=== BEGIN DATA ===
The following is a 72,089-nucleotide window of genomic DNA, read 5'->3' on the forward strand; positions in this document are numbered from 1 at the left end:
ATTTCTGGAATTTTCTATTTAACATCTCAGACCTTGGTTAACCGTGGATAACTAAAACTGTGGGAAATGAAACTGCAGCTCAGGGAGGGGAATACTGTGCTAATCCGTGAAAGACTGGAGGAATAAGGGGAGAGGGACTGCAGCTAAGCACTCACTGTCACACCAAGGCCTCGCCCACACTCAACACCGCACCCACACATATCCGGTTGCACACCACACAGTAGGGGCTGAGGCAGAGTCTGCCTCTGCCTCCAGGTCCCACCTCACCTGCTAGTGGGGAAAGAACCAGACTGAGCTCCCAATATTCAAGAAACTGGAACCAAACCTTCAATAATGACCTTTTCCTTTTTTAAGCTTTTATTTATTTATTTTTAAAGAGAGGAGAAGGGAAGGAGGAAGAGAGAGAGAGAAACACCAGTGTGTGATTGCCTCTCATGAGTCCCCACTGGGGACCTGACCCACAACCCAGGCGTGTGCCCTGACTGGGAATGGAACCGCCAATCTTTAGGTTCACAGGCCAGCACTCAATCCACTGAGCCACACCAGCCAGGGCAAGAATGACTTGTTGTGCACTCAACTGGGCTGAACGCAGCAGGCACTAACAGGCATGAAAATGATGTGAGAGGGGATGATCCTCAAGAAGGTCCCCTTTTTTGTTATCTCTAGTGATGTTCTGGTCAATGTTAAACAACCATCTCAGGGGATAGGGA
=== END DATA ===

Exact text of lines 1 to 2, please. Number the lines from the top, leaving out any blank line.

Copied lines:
The following is a 72,089-nucleotide window of genomic DNA, read 5'->3' on the forward strand; positions in this document are numbered from 1 at the left end:
ATTTCTGGAATTTTCTATTTAACATCTCAGACCTTGGTTAACCGTGGATAACTAAAACTGTGGGAAATGAAACTGCAGCTCAGGGAGGGGAATACTGTGCTAATCCGTGAAAGACTGGAGGAATAAGGGGAGAGGGACTGCAGCTAAGCACTCACTGTCACACCAAGGCCTCGCCCACACTCAACACCGCACCCACACATATCCGGTTGCACACCACACAGTAGGGGCTGAGGCAGAGTCTGCCTCTGCCTCCAGGTCCCACCTCACCTGCTAGTGGGGAAAGAACCAGACTGAGCTCCCAATATTCAAGAAACTGGAACCAAACCTTCAATAATGACCTTTTCCTTTTTTAAGCTTTTATTTATTTATTTTTAAAGAGAGGAGAAGGGAAGGAGGAAGAGAGAGAGAGAAACACCAGTGTGTGATTGCCTCTCATGAGTCCCCACTGGGGACCTGACCCACAACCCAGGCGTGTGCCCTGACTGGGAATGGAACCGCCAATCTTTAGGTTCACAGGCCAGCACTCAATCCACTGAGCCACACCAGCCAGGGCAAGAATGACTTGTTGTGCACTCAACTGGGCTGAACGCAGCAGGCACTAACAGGCATGAAAATGATGTGAGAGGGGATGATCCTCAAGAAGGTCCCCTTTTTTGTTATCTCTAGTGATGTTCTGGTCAATGTTAAACAACCATCTCAGGGGATAGGGA